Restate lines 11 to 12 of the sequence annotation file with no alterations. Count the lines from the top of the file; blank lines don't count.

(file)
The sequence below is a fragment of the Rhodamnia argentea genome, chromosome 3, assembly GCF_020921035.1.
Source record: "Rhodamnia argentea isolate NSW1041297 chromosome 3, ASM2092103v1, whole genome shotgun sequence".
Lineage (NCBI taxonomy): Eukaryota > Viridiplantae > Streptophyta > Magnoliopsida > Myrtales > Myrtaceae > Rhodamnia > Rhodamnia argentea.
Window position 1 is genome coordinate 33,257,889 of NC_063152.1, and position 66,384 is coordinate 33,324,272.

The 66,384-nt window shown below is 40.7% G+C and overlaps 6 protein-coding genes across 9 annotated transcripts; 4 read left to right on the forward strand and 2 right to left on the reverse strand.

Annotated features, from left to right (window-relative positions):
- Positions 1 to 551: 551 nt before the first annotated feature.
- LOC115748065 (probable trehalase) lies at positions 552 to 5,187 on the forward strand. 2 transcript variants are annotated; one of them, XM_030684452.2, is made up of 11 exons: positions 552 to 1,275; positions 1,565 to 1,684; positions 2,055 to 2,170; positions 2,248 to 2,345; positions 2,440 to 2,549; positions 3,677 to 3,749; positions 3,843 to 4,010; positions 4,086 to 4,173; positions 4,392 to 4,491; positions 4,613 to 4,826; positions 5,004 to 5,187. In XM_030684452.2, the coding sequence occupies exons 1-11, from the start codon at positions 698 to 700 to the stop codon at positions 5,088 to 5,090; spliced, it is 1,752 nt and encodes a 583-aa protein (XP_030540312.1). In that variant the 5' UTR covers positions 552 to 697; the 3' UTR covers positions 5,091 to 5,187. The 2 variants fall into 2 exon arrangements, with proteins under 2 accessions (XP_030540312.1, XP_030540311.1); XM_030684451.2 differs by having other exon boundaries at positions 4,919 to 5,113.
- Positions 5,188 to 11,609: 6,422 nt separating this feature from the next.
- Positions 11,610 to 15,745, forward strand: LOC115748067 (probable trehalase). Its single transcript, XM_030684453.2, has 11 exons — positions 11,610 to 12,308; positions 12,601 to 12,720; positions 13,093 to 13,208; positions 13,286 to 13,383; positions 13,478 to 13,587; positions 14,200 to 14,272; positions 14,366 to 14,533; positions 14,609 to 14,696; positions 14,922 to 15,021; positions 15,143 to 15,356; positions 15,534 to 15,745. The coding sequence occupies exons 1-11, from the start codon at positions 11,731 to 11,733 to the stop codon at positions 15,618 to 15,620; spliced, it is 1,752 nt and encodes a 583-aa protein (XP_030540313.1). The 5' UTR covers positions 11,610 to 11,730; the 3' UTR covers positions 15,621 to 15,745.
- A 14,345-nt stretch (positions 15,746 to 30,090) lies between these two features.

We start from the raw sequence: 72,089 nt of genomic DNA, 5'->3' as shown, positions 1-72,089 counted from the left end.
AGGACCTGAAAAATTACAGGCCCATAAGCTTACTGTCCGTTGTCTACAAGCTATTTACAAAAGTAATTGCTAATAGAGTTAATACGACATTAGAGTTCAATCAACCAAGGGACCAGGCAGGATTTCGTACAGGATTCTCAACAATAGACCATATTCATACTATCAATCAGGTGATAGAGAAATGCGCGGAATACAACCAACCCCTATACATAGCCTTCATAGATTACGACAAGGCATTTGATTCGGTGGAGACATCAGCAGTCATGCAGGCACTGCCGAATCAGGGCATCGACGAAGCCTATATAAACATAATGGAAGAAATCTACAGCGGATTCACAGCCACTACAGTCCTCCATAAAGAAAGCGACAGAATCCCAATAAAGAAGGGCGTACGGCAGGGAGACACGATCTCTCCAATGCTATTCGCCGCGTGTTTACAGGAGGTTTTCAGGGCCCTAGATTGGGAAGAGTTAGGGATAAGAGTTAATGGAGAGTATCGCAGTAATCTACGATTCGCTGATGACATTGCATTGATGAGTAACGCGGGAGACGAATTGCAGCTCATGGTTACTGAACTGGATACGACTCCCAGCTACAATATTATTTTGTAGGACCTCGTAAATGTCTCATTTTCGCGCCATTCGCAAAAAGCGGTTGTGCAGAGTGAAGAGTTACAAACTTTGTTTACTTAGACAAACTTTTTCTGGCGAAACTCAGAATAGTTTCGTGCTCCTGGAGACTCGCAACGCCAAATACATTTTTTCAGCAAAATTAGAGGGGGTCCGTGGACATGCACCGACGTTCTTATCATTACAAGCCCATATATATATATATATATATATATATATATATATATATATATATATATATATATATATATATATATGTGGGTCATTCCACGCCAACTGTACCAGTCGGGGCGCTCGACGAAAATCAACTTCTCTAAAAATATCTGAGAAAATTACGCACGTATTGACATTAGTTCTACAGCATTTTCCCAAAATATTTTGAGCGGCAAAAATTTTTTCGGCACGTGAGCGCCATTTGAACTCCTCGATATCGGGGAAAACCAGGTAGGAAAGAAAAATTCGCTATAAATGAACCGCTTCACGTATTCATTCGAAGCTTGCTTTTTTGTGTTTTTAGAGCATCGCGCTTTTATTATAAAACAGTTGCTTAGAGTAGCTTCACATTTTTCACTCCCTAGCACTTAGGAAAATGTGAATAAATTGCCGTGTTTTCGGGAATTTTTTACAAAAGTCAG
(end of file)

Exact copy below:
- A 14,345-nt stretch (positions 15,746 to 30,090) lies between these two features.

We start from the raw sequence: 72,089 nt of genomic DNA, 5'->3' as shown, positions 1-72,089 counted from the left end.